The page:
Skip to main content

Free Content Gender differences in experiences of ART services in South Africa: a mixed methods study

Download Article:

You have access to the full text article on a website external to Ingenta Connect.

Please click here to view this article on Wiley Online Library.

You may be required to register and activate access on Wiley Online Library before you can obtain the full text. If you have any queries please visit Wiley Online Library

Abstract

Objectives  A mixed methods study exploring gender differences in patient profiles and experiences of ART services, along the access dimensions of availability, affordability and acceptability, in two rural and two urban areas of South Africa.

Methods  Structured exit interviews (n = 1266) combined with in‐depth interviews (n = 20) of women and men enrolled in ART care.

Results  Men attending ART services were more likely to be employed (29%vs. 20%, P = 0.001) and were twice as likely to be married/co‐habiting as women (42%vs. 22%P = 0.001). Men had known their HIV status for a shorter time (mean 32 vs. 36 months, P = 0.021) and were also less likely to disclose their status to non‐family members (17%vs. 26%, P = 0.001). From both forms of data collection, a key finding was the role of female partners in providing social support and facilitating use of services by men. The converse was true for women who relied more on extended families and friends than on partners for support. Young, unmarried and unemployed men faced the greatest social isolation and difficulty. There were no major gender differences in the health system (supply side) dimensions of access.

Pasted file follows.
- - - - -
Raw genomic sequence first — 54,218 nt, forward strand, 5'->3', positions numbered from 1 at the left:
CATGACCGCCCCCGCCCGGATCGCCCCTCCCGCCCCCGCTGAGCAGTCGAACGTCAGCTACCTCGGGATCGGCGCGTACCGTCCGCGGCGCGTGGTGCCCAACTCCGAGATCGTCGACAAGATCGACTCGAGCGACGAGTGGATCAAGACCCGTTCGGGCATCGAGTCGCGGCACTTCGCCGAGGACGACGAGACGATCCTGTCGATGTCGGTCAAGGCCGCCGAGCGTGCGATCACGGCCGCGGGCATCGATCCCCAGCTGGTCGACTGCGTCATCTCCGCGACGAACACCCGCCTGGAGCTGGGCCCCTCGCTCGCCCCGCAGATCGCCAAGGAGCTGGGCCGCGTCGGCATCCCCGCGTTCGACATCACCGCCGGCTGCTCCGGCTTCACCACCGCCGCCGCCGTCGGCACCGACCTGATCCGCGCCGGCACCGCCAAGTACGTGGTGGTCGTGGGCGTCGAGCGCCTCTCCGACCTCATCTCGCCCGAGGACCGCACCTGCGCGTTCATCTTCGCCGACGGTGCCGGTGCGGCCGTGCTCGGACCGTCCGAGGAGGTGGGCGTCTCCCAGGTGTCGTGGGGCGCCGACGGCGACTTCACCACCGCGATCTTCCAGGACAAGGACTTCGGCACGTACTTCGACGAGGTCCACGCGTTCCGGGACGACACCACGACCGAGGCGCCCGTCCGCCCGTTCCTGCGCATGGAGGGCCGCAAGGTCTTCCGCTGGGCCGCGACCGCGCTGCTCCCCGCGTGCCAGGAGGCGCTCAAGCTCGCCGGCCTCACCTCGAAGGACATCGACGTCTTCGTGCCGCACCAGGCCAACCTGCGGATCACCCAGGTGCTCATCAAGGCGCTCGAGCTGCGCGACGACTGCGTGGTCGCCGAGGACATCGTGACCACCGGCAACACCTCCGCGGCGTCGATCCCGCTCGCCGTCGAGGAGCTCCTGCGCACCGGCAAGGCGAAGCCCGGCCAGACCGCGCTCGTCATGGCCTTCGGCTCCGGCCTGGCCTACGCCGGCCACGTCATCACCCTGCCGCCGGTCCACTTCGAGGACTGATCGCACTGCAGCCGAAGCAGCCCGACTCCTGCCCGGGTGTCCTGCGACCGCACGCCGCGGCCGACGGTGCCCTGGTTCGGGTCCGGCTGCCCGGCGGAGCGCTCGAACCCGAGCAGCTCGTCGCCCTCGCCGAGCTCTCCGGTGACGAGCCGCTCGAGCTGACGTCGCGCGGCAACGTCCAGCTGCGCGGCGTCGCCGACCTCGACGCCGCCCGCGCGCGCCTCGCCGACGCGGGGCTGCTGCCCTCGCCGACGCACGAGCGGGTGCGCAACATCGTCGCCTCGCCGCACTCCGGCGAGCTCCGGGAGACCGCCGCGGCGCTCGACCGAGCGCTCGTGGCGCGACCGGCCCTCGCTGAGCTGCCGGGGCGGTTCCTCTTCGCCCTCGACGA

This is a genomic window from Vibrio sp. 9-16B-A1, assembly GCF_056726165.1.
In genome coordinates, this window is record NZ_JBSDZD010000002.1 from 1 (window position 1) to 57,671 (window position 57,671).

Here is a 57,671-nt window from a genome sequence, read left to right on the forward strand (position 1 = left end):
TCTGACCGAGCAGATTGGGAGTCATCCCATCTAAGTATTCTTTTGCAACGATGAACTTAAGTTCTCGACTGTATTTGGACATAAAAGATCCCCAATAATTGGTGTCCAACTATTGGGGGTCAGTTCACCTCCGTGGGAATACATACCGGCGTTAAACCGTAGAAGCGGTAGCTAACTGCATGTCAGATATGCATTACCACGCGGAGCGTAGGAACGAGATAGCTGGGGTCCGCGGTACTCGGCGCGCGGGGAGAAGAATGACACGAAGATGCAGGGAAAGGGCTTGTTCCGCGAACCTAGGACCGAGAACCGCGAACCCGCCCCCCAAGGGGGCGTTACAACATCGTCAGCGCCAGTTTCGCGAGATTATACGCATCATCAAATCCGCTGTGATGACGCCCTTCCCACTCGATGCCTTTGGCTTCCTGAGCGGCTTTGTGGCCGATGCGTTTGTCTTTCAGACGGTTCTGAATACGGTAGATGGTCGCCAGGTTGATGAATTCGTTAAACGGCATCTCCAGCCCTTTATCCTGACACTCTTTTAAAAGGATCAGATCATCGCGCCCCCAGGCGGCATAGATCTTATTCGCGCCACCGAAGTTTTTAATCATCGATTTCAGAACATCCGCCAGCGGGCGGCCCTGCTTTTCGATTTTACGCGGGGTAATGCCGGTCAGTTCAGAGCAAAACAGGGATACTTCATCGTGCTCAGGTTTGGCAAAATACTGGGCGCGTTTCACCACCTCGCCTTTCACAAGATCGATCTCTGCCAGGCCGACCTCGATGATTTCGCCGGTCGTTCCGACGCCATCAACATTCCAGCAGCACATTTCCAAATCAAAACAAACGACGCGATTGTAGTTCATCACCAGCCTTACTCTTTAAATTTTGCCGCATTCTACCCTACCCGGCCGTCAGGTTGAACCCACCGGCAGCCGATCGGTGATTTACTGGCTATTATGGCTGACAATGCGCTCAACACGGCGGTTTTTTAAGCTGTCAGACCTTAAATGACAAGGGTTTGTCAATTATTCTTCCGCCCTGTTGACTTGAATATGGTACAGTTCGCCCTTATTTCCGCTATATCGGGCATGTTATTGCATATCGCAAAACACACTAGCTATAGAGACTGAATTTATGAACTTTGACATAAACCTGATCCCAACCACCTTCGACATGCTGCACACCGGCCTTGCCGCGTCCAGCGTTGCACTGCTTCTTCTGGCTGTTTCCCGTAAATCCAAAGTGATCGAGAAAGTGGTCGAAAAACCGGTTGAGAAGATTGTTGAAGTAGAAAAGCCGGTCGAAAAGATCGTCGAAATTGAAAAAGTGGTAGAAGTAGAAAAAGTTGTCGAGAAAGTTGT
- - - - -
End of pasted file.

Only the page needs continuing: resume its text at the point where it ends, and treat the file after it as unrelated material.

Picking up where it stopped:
Conclusions  Gender differences in experiences of HIV services relate more to social than health system factors. However, the health system could be more responsive by designing services in ways that enable earlier and easier use by men.
No References
No Citations
No Supplementary Data
No Data/Media
No Metrics

Language: English

Document Type: Research Article

Affiliations: 1:  School of Public Health, University of the Western Cape, Cape Town, South Africa 2:  Health Economics Unit, University of Cape Town, Cape Town, South Africa 3:  University of Witwatersrand, Johannesburg, South Africa 4:  Centre for Health Economics and Policy Analysis, McMaster University, Hamilton, Ontario, Canada

Publication date: 2012-07-01

  • Access Key
  • Free content
  • Partial Free content
  • New content
  • Open access content
  • Partial Open access content
  • Subscribed content
  • Partial Subscribed content
  • Free trial content
Cookie Policy
X
Cookie Policy
Ingenta Connect website makes use of cookies so as to keep track of data that you have filled in. I am Happy with this Find out more